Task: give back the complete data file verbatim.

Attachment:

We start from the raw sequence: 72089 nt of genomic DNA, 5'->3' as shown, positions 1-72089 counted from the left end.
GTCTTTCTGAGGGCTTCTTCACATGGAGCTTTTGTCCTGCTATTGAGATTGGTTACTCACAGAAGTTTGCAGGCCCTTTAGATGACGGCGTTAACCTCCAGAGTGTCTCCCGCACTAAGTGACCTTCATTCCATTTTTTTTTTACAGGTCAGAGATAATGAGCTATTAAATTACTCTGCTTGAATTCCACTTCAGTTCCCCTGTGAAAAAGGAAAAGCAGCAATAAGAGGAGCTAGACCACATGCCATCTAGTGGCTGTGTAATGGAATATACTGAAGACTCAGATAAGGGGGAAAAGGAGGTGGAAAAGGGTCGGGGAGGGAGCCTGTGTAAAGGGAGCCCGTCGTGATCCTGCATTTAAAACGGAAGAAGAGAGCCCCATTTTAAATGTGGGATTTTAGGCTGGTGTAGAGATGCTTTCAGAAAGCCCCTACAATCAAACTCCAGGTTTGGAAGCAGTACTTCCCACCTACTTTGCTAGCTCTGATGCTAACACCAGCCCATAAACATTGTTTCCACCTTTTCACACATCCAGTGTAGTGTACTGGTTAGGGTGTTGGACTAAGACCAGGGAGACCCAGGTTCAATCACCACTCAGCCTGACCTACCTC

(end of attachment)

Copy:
We start from the raw sequence: 72089 nt of genomic DNA, 5'->3' as shown, positions 1-72089 counted from the left end.
GTCTTTCTGAGGGCTTCTTCACATGGAGCTTTTGTCCTGCTATTGAGATTGGTTACTCACAGAAGTTTGCAGGCCCTTTAGATGACGGCGTTAACCTCCAGAGTGTCTCCCGCACTAAGTGACCTTCATTCCATTTTTTTTTTACAGGTCAGAGATAATGAGCTATTAAATTACTCTGCTTGAATTCCACTTCAGTTCCCCTGTGAAAAAGGAAAAGCAGCAATAAGAGGAGCTAGACCACATGCCATCTAGTGGCTGTGTAATGGAATATACTGAAGACTCAGATAAGGGGGAAAAGGAGGTGGAAAAGGGTCGGGGAGGGAGCCTGTGTAAAGGGAGCCCGTCGTGATCCTGCATTTAAAACGGAAGAAGAGAGCCCCATTTTAAATGTGGGATTTTAGGCTGGTGTAGAGATGCTTTCAGAAAGCCCCTACAATCAAACTCCAGGTTTGGAAGCAGTACTTCCCACCTACTTTGCTAGCTCTGATGCTAACACCAGCCCATAAACATTGTTTCCACCTTTTCACACATCCAGTGTAGTGTACTGGTTAGGGTGTTGGACTAAGACCAGGGAGACCCAGGTTCAATCACCACTCAGCCTGACCTACCTC